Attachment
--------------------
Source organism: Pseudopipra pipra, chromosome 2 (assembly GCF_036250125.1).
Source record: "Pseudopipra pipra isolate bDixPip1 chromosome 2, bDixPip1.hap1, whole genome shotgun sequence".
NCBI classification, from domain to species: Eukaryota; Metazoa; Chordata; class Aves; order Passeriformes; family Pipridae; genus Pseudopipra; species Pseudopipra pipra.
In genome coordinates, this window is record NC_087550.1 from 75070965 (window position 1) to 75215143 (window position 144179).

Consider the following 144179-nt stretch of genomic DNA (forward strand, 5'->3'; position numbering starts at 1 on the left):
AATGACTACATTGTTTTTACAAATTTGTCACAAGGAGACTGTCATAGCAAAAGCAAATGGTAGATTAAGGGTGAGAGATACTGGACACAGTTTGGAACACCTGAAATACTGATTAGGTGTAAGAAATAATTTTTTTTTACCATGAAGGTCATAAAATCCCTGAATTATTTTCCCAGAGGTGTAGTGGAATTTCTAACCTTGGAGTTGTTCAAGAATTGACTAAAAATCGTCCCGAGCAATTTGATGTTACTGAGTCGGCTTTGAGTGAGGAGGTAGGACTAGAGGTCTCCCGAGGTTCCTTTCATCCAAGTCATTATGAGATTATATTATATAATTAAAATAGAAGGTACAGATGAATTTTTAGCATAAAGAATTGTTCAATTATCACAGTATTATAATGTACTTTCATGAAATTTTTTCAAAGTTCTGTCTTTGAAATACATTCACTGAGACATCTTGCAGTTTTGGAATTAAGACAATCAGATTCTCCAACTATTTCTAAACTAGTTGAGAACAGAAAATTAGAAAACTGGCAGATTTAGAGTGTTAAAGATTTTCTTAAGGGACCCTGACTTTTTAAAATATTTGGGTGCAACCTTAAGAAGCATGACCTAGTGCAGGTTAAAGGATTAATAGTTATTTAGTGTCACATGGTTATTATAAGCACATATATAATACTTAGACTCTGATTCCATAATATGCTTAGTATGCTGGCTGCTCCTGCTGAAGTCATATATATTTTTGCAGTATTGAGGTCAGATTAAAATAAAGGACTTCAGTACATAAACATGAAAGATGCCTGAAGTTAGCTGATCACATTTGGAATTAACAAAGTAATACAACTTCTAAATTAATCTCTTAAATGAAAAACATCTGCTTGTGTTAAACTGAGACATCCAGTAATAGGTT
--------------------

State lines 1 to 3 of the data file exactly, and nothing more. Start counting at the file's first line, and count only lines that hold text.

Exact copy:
Source organism: Pseudopipra pipra, chromosome 2 (assembly GCF_036250125.1).
Source record: "Pseudopipra pipra isolate bDixPip1 chromosome 2, bDixPip1.hap1, whole genome shotgun sequence".
NCBI classification, from domain to species: Eukaryota; Metazoa; Chordata; class Aves; order Passeriformes; family Pipridae; genus Pseudopipra; species Pseudopipra pipra.